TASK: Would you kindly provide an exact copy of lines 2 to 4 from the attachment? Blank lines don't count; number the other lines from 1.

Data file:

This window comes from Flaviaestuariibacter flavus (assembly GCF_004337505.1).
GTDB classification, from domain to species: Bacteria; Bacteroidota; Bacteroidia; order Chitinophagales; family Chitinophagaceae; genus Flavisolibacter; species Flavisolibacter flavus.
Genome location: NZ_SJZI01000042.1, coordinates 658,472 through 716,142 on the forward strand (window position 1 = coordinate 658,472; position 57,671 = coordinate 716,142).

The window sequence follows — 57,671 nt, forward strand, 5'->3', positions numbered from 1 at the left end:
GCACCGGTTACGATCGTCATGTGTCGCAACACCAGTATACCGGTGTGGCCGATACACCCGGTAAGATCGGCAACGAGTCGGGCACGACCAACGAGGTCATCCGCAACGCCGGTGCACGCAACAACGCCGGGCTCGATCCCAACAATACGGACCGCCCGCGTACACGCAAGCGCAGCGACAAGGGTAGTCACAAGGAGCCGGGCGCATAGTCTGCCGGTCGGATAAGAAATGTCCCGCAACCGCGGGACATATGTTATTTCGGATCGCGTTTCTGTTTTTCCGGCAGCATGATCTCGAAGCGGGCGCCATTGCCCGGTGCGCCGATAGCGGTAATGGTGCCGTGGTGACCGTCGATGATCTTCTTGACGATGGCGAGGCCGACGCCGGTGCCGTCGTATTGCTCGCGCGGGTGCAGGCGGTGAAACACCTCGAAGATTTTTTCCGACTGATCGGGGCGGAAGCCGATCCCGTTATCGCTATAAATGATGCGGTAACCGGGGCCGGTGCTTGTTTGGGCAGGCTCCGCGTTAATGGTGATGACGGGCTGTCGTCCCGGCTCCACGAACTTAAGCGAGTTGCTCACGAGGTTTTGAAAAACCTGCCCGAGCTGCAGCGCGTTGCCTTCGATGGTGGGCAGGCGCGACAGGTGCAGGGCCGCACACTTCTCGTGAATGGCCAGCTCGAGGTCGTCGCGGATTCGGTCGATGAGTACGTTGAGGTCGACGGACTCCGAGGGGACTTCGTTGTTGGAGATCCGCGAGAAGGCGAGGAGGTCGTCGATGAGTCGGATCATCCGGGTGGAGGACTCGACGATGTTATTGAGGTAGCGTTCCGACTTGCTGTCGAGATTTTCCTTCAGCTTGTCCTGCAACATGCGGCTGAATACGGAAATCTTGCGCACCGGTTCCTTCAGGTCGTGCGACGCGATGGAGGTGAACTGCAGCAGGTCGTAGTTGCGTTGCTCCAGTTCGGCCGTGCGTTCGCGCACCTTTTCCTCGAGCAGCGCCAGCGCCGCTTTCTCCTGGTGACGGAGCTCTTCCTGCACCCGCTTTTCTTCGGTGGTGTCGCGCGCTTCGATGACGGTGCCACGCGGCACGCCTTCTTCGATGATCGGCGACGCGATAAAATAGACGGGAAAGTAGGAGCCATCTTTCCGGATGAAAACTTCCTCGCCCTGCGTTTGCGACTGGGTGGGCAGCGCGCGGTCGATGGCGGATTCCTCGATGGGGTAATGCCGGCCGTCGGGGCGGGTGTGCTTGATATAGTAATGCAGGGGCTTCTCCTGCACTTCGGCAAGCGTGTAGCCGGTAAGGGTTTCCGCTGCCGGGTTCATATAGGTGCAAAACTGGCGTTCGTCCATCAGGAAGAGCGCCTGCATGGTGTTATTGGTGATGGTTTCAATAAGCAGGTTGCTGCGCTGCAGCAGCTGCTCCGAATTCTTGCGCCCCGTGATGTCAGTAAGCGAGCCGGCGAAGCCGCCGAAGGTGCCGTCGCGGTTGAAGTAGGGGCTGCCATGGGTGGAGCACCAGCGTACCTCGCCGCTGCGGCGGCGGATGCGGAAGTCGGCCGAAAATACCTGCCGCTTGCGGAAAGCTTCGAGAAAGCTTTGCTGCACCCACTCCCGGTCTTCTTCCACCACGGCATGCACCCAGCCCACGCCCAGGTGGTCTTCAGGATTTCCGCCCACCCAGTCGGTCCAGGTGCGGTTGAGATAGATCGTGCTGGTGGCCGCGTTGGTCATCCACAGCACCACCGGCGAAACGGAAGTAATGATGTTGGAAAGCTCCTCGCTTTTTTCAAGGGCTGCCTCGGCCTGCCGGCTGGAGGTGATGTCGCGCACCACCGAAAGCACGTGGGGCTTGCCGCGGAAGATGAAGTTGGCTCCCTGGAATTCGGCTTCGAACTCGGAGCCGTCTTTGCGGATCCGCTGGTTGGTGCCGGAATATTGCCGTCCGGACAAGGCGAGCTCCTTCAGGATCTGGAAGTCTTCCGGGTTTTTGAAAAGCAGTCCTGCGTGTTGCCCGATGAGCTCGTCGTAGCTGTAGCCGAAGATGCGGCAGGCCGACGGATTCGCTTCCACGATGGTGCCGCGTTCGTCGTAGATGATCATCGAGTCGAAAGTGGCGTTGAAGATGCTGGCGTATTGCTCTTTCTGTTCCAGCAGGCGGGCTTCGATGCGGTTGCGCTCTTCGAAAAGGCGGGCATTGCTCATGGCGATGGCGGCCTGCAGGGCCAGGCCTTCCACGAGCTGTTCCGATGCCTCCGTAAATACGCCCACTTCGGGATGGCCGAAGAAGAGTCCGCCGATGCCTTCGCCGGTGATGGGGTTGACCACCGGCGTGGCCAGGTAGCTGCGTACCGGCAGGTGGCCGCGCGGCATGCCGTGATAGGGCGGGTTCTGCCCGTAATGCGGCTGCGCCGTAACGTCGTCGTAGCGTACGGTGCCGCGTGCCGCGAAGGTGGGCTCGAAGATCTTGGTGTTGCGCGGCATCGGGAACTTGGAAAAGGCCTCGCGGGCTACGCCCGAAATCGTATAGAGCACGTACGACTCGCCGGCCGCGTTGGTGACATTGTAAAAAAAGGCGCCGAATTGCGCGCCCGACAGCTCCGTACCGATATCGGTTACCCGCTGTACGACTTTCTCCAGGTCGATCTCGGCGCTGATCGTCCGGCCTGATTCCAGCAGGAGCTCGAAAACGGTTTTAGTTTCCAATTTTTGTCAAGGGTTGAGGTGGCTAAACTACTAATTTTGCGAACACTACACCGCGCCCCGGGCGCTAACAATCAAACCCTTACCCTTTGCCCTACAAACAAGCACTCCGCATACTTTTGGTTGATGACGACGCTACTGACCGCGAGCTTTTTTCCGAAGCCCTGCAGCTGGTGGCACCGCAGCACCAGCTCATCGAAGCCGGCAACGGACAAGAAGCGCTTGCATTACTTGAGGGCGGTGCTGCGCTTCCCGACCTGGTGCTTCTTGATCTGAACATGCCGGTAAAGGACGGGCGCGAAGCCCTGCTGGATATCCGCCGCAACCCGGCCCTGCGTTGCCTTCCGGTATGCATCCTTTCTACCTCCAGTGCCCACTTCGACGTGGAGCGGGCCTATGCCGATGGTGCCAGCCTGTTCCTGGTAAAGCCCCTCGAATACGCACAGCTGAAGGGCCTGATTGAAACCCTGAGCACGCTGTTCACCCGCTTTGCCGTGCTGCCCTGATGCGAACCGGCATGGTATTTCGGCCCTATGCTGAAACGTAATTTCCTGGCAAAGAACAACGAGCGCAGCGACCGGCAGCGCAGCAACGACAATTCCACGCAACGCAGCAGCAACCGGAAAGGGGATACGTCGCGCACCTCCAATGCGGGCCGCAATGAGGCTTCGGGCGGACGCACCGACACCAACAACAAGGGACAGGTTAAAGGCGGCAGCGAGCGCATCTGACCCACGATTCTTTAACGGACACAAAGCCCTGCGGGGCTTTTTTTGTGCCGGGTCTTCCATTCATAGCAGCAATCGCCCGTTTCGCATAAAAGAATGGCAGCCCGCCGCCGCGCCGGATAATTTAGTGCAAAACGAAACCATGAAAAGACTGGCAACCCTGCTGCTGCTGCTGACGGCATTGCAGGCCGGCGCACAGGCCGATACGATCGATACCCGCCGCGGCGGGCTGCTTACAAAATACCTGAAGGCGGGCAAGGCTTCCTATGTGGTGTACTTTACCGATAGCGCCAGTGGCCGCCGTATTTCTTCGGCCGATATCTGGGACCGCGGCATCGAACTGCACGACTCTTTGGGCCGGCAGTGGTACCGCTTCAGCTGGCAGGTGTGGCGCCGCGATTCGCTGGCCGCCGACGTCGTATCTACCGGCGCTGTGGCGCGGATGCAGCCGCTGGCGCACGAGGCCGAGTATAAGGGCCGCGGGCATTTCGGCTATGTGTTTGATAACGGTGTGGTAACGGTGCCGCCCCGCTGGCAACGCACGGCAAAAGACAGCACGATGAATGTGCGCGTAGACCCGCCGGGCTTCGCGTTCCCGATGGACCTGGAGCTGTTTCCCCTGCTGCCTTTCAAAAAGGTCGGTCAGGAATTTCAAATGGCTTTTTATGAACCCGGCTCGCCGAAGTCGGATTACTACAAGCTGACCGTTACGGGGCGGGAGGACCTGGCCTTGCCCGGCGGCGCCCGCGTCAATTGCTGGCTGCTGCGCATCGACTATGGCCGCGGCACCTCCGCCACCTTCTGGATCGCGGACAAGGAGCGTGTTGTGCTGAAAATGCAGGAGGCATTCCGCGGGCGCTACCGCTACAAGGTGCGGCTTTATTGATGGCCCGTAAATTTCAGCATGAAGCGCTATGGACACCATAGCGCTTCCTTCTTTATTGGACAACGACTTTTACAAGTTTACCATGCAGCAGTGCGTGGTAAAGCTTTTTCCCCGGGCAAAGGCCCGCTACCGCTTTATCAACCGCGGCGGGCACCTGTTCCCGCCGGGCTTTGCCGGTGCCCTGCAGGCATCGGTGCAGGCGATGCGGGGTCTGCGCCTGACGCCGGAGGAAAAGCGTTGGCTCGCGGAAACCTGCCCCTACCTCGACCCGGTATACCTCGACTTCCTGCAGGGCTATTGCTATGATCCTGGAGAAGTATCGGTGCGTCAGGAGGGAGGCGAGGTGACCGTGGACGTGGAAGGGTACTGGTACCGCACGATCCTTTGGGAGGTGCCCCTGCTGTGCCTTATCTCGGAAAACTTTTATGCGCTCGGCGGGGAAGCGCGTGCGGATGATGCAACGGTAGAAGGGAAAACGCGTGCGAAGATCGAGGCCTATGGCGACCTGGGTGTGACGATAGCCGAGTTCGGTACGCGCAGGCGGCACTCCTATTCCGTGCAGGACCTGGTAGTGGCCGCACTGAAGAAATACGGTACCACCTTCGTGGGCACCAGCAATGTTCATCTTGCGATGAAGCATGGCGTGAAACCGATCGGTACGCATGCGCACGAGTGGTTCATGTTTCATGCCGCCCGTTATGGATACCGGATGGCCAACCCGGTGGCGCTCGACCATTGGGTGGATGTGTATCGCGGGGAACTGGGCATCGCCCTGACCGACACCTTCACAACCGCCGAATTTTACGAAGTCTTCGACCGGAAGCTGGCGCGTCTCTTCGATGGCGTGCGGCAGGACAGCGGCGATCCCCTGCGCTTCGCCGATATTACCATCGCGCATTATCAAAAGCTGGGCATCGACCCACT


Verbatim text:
GTDB classification, from domain to species: Bacteria; Bacteroidota; Bacteroidia; order Chitinophagales; family Chitinophagaceae; genus Flavisolibacter; species Flavisolibacter flavus.
Genome location: NZ_SJZI01000042.1, coordinates 658,472 through 716,142 on the forward strand (window position 1 = coordinate 658,472; position 57,671 = coordinate 716,142).

The window sequence follows — 57,671 nt, forward strand, 5'->3', positions numbered from 1 at the left end: